But don't mind me. This is just stuff we used to discuss in grad school. My only real point is that there are no clear cut answers. ;-) Which is good for philosophers, sinceu it gives us job security....

ladycat777

2004-12-11 10:37 pm (UTC) (Link)

Lol. And normally, I have no problem with this; I like playing with rules and there were quite a few of the not-sonnets she showed us that I had no problem with. But. One word per line. Of 16 (or fourteen, I forget how many is correct) lines. That is not a sonnet. It's not resemblinga sonnet. You can change one thing, or two things, or even three - but all things? Then it's not desert. It's just food.

eliade

2004-12-11 11:28 pm (UTC) (Link)

This is actually where my thoughts were trending too--about the sometimes elusive crux of a definition. A sonnet actually has different forms, but I think the basic idea is that they have a certain similar range when it comes to length, and employ changing rhyme schemes to change the focus in the poem (a shift, a turn, a metaphorical comparison). With a drabble, the key really is length, isn't it? It's not as if it's: "drabble (n): A short piece that hinges on a nature-based metaphor" or something like that.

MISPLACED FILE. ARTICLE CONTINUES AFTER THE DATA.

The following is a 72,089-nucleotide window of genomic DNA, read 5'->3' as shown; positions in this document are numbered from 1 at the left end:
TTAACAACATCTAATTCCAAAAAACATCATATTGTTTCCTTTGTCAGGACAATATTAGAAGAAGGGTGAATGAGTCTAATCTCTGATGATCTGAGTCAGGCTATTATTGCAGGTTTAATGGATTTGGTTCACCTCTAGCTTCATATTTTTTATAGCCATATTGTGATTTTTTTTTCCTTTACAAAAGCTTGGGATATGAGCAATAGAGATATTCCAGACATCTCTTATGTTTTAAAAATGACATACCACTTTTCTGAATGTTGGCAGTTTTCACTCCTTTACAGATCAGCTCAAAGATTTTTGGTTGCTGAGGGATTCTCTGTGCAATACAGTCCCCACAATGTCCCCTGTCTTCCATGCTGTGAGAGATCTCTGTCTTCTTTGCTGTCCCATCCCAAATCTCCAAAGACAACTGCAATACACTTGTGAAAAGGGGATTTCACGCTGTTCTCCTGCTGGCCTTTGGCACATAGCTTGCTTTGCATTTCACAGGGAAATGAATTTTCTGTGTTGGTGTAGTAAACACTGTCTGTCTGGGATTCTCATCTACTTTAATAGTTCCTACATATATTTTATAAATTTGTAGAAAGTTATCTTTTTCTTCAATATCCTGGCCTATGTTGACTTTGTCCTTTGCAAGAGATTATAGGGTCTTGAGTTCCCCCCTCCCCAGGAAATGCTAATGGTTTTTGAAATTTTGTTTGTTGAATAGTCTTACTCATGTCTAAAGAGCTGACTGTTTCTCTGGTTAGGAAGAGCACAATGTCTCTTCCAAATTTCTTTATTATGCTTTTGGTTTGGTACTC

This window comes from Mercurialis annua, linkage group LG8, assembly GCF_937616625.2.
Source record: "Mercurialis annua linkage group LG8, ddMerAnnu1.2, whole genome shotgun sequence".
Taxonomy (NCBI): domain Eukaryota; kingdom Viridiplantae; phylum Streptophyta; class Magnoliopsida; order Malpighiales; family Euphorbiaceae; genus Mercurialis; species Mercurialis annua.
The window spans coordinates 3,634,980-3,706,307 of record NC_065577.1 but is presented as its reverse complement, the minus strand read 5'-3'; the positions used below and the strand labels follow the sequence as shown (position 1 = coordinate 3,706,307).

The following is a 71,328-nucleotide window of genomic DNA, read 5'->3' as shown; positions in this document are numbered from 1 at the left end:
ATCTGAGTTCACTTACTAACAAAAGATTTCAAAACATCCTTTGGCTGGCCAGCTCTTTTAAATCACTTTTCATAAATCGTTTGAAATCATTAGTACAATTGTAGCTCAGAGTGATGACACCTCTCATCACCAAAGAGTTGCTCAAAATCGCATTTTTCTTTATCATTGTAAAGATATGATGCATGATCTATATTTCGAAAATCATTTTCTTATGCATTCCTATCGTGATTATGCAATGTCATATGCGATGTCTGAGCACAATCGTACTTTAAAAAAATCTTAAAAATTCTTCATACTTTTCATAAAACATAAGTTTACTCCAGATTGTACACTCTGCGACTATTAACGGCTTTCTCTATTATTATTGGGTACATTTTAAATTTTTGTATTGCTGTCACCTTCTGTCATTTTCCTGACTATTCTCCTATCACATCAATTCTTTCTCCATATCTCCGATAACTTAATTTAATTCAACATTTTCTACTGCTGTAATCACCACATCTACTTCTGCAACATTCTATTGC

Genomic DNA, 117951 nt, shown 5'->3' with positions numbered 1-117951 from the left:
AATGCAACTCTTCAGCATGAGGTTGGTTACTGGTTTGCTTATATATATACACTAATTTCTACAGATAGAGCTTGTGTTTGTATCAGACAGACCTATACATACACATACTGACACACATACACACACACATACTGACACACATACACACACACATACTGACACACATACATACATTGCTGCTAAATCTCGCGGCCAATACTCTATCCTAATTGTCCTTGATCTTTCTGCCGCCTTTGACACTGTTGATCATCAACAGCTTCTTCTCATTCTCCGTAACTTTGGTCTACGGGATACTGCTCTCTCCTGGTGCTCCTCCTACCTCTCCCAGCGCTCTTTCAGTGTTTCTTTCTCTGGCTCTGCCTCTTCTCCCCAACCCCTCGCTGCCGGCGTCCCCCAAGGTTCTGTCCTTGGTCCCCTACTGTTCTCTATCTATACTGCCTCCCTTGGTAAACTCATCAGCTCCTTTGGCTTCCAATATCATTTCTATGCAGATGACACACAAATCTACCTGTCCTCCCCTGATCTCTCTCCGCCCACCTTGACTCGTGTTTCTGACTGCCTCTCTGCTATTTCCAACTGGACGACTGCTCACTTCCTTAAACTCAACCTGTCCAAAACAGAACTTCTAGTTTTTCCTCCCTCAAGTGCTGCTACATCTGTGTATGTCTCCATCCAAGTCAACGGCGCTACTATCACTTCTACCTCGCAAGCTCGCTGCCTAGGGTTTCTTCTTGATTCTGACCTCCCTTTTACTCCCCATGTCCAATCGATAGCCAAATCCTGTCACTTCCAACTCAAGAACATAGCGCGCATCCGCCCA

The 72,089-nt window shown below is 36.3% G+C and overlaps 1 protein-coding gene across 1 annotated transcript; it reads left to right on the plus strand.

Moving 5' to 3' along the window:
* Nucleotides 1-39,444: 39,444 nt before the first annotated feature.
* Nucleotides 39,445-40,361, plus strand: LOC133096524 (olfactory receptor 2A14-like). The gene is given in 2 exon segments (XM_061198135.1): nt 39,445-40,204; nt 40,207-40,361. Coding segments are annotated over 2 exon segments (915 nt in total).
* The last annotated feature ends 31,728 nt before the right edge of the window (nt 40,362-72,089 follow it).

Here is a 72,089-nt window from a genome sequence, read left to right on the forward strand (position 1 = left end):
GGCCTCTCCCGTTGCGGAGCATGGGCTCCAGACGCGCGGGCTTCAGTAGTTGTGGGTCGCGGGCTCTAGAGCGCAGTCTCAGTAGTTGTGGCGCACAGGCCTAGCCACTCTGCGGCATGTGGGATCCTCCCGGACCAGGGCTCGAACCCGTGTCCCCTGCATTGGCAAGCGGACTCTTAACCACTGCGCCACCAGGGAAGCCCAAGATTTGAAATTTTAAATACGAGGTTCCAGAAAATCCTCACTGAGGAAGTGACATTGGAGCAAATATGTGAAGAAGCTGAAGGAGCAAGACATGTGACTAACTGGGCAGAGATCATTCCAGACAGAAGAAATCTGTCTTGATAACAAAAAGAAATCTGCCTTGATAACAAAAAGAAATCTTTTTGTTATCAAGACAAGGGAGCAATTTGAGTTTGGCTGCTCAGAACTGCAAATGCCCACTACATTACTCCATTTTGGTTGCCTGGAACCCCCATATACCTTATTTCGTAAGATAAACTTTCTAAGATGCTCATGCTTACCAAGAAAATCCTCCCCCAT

So that's one good argument for keeping the definition rigid; on the other hand, the idea of a 500-word piece as a drabble doesn't seem too odd...but then maybe that's just because there aren't some other good words yet. We do have word-count ranges for novels, novellas, short stories, etc. Maybe, on the third hand, more logical drabble variations would be, like, how you break up the paragraphs--like, one variation could be "100 words, in three paragraphs, and there must be a dramatic turn in the third paragraph." That could be neat....

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entrenous88

2004-12-12 06:09 am (UTC) (Link)